Death: The Sustainable Options

So, you’re dead now.

That’s fun.

You wanted to be remembered as the thoughtful progressive, eco-warrior, 100% vegan leather, Instagram model type you aspired to be rather than the shameful post-all-night-bender-kebab-eating FOMO-suffering paranoid type that you were.

You didn’t want to run the risk of awkwardly discovering there was an afterlife after all, and embarrassingly having to introduce yourself to everyone as the person whose cremated greenhouse emissions were responsible for killing the world’s last polar bear. Then there’s the added risk of bumping into the bear itself.

Further to that; you didn’t want to identify as one of those “mainstream” types in case you also had to face all your trendy friends’ post mortem.

So, you picked an environmentally friendly burial option.

Good for you! I see it’s working out nicely; you’ve got Wi-Fi, science blogs to read, plenty of historical figures to chat to and no polar bears present by your hand. Now, where did you put that never-ending packet of Tim Tams?

Zero regrets. Source: Flickr
Zero regrets. Source: Flickr

For the rest of us slowly expiring beings, can we borrow the menu you picked from?

Cheers.

Let’s see here, Option 1: is to let your body rot. In the absence of cheaper more sustainable alternatives to the classics we can still embrace our ancestor’s attitudes to death. Natural burials are still in the ground but there’s none of this “make her look peaceful with chemicals” or “make sure the other dead people know he’s wealthy by putting some of the help in there with him” phaff. Bodies are buried in a shroud of biodegradable material to allow the breakdown of tissue, then the nutrient rich fluid soaks into the soil and fertilises the surrounding wildlife.

Specific types of shrouds have been invented that are threaded with a breed of mushroom spores that thrive on decay, so as your body decomposes you feed the mushrooms and creates your own ecosystem in an accelerated process. You can have your own circle of life.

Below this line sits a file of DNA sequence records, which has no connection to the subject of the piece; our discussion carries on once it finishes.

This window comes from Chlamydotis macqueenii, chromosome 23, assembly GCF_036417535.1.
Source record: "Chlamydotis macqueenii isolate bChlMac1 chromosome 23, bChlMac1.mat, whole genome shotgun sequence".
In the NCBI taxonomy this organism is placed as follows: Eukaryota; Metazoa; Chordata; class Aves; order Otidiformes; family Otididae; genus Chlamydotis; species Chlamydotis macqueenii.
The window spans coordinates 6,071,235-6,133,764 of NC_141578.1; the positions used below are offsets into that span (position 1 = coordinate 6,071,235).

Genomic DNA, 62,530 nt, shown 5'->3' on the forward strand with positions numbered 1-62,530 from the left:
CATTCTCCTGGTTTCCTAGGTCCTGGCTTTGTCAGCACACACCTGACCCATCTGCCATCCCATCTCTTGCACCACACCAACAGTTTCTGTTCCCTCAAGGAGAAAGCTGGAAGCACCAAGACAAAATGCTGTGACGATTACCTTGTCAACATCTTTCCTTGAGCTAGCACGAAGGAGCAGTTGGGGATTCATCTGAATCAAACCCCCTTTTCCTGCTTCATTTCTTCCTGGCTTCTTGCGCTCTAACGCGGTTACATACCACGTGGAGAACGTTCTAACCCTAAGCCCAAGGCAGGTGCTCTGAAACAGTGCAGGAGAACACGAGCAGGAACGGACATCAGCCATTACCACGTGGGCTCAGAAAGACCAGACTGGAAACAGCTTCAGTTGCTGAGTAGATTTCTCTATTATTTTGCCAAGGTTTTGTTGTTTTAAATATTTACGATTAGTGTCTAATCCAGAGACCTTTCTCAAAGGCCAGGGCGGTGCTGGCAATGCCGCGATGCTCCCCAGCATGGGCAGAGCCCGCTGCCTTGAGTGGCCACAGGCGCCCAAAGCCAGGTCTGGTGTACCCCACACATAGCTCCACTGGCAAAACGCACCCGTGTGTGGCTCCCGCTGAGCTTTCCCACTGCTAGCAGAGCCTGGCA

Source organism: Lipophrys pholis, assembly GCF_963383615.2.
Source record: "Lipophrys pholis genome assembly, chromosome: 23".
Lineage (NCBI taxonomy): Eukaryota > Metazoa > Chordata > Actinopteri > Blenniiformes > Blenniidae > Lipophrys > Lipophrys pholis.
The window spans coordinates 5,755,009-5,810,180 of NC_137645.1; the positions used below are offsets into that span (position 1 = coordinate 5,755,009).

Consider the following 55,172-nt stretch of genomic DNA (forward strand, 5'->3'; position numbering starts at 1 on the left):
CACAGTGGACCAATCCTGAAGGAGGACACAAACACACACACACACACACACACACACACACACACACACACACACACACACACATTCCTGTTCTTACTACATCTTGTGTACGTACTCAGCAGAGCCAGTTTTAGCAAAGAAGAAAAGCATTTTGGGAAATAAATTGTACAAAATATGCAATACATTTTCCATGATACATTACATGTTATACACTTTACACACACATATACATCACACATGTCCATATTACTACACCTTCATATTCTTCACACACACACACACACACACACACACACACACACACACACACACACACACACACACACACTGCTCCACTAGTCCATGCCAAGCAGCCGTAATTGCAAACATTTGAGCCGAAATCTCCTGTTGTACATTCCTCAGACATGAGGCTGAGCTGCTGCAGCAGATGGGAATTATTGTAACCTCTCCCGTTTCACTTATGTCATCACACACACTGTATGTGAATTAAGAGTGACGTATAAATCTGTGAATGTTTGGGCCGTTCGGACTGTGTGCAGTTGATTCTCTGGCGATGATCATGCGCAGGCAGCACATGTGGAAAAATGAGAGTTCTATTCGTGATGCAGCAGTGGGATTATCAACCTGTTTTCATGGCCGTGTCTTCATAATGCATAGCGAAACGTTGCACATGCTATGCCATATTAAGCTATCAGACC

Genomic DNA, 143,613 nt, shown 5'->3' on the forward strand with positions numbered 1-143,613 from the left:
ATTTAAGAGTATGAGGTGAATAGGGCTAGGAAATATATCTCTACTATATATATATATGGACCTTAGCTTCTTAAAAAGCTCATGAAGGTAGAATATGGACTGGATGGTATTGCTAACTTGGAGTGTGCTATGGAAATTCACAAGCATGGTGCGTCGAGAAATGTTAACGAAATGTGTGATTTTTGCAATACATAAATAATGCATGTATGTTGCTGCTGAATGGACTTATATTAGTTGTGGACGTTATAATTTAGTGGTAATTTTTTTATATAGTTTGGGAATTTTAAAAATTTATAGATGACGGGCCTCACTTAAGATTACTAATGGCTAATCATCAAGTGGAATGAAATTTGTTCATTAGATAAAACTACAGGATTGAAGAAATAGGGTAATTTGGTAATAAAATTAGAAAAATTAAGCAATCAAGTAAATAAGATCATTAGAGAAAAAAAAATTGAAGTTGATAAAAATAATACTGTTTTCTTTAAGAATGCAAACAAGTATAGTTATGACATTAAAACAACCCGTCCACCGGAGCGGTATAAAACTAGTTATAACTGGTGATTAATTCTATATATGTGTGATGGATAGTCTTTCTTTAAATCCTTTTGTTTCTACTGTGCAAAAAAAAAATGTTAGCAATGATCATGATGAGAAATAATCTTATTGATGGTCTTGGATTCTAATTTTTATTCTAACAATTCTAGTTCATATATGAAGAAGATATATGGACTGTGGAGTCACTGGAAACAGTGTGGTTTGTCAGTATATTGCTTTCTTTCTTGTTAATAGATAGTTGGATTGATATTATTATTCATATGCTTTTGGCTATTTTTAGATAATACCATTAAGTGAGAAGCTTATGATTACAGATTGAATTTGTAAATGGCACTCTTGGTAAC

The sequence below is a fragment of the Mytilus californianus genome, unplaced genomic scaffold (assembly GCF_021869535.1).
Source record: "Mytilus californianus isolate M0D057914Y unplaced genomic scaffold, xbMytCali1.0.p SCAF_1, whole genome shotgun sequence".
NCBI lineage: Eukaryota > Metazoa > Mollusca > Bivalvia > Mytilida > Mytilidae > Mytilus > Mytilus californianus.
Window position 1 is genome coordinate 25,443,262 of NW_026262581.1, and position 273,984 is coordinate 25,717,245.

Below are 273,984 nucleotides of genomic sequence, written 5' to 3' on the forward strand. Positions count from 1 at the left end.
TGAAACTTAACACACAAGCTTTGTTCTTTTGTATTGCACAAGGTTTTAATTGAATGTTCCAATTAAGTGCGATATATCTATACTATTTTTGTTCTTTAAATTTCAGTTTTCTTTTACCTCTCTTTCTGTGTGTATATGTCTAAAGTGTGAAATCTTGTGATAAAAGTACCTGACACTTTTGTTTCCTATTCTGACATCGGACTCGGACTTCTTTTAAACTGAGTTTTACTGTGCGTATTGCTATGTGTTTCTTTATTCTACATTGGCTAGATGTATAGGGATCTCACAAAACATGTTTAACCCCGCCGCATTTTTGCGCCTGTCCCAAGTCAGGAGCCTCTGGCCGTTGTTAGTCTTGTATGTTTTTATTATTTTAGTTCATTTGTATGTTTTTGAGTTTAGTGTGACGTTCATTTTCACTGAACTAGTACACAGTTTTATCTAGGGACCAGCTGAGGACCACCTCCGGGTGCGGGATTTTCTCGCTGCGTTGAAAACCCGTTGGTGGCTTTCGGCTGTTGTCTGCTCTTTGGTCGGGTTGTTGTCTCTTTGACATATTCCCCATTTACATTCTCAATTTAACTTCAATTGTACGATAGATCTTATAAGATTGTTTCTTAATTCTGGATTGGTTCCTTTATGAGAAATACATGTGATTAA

Option 2: a new process gaining support that is a more environmentally sound alternative to cremation: resomation. It uses heated water and potassium hydroxide to liquefy your body into sterile nutrient soup that can safely be put back into the ecosystem, but leaves the bones, fillings and any implants untouched. This option lets you grind your bones down, so you can keep gathering dust in your mum’s place.

Always keep your friends close. Source: Flickr
Always keep your friends close. Source: Flickr

Option 3: If you’re really into the idea of giving yourself back to the natural cycles, or if your mum won’t stand for your army of dust-bunnies, you can go a step further. As a compliment to Option 2, a company in Georgia turns bone dust and concrete into Eternal Reefs that are placed in ocean reef restoration projects. Imagine front row seats to watch Finding Nemo at IMAX on repeat for the rest of eternity.

Will you be the eternal landlord for Nemo's first student sharehouse? Source: Flicker
Will you be the eternal landlord for Nemo’s first student sharehouse? Source: Flicker

Option 4: There must be something about marine life that makes people think of dead things, because a marine biologist in Sweden invented Promession as another (really cool) technique for eco-burial. It’s essentially freeze-drying a body in liquid nitrogen, breaking the brittle body apart until all the water is evaporated in a special vacuum chamber, and then putting the powdered remains in a shallow grave where they become compost.